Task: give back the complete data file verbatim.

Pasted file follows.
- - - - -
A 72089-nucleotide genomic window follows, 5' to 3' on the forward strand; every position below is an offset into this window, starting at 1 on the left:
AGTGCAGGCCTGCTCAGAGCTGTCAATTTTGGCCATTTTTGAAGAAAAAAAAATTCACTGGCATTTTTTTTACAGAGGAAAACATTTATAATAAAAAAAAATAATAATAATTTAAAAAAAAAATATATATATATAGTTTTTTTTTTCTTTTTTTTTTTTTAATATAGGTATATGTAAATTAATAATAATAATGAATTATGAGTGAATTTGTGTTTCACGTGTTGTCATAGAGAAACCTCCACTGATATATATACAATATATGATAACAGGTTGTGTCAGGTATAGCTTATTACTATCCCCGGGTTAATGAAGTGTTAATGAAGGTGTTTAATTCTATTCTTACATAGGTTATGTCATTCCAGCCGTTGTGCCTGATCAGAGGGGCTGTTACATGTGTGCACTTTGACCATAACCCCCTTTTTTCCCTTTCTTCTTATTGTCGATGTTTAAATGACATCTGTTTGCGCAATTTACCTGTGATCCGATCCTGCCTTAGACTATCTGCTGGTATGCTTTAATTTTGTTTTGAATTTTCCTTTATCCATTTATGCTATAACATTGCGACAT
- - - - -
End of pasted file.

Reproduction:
A 72089-nucleotide genomic window follows, 5' to 3' on the forward strand; every position below is an offset into this window, starting at 1 on the left:
AGTGCAGGCCTGCTCAGAGCTGTCAATTTTGGCCATTTTTGAAGAAAAAAAAATTCACTGGCATTTTTTTTACAGAGGAAAACATTTATAATAAAAAAAAATAATAATAATTTAAAAAAAAAATATATATATATAGTTTTTTTTTTCTTTTTTTTTTTTTAATATAGGTATATGTAAATTAATAATAATAATGAATTATGAGTGAATTTGTGTTTCACGTGTTGTCATAGAGAAACCTCCACTGATATATATACAATATATGATAACAGGTTGTGTCAGGTATAGCTTATTACTATCCCCGGGTTAATGAAGTGTTAATGAAGGTGTTTAATTCTATTCTTACATAGGTTATGTCATTCCAGCCGTTGTGCCTGATCAGAGGGGCTGTTACATGTGTGCACTTTGACCATAACCCCCTTTTTTCCCTTTCTTCTTATTGTCGATGTTTAAATGACATCTGTTTGCGCAATTTACCTGTGATCCGATCCTGCCTTAGACTATCTGCTGGTATGCTTTAATTTTGTTTTGAATTTTCCTTTATCCATTTATGCTATAACATTGCGACAT